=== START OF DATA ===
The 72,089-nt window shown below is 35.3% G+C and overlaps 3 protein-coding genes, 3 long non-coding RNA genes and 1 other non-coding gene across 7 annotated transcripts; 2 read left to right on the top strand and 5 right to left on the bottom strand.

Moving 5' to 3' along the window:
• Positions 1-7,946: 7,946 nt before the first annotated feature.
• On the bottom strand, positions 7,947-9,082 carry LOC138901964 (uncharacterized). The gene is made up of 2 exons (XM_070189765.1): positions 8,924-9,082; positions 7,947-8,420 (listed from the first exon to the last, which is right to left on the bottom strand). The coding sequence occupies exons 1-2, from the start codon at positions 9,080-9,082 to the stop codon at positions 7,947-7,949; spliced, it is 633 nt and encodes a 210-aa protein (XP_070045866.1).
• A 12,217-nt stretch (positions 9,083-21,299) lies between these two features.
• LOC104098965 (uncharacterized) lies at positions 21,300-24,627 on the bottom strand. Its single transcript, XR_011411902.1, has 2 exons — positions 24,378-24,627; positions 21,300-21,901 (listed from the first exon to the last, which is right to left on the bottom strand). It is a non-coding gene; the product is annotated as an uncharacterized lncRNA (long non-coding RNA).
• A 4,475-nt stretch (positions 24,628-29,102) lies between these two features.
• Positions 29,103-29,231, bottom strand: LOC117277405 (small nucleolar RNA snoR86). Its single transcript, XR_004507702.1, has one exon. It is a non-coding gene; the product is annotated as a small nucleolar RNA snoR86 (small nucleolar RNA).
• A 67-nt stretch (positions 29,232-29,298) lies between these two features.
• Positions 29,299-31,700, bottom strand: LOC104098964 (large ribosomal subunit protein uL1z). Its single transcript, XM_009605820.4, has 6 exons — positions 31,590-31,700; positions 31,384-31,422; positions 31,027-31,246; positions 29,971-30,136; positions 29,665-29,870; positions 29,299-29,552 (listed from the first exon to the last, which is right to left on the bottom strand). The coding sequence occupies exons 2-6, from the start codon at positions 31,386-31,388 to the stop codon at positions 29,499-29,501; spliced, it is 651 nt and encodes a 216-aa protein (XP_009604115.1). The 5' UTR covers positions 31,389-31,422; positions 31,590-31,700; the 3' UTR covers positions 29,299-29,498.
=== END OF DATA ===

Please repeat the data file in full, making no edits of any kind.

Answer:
The 72,089-nt window shown below is 35.3% G+C and overlaps 3 protein-coding genes, 3 long non-coding RNA genes and 1 other non-coding gene across 7 annotated transcripts; 2 read left to right on the top strand and 5 right to left on the bottom strand.

Moving 5' to 3' along the window:
• Positions 1-7,946: 7,946 nt before the first annotated feature.
• On the bottom strand, positions 7,947-9,082 carry LOC138901964 (uncharacterized). The gene is made up of 2 exons (XM_070189765.1): positions 8,924-9,082; positions 7,947-8,420 (listed from the first exon to the last, which is right to left on the bottom strand). The coding sequence occupies exons 1-2, from the start codon at positions 9,080-9,082 to the stop codon at positions 7,947-7,949; spliced, it is 633 nt and encodes a 210-aa protein (XP_070045866.1).
• A 12,217-nt stretch (positions 9,083-21,299) lies between these two features.
• LOC104098965 (uncharacterized) lies at positions 21,300-24,627 on the bottom strand. Its single transcript, XR_011411902.1, has 2 exons — positions 24,378-24,627; positions 21,300-21,901 (listed from the first exon to the last, which is right to left on the bottom strand). It is a non-coding gene; the product is annotated as an uncharacterized lncRNA (long non-coding RNA).
• A 4,475-nt stretch (positions 24,628-29,102) lies between these two features.
• Positions 29,103-29,231, bottom strand: LOC117277405 (small nucleolar RNA snoR86). Its single transcript, XR_004507702.1, has one exon. It is a non-coding gene; the product is annotated as a small nucleolar RNA snoR86 (small nucleolar RNA).
• A 67-nt stretch (positions 29,232-29,298) lies between these two features.
• Positions 29,299-31,700, bottom strand: LOC104098964 (large ribosomal subunit protein uL1z). Its single transcript, XM_009605820.4, has 6 exons — positions 31,590-31,700; positions 31,384-31,422; positions 31,027-31,246; positions 29,971-30,136; positions 29,665-29,870; positions 29,299-29,552 (listed from the first exon to the last, which is right to left on the bottom strand). The coding sequence occupies exons 2-6, from the start codon at positions 31,386-31,388 to the stop codon at positions 29,499-29,501; spliced, it is 651 nt and encodes a 216-aa protein (XP_009604115.1). The 5' UTR covers positions 31,389-31,422; positions 31,590-31,700; the 3' UTR covers positions 29,299-29,498.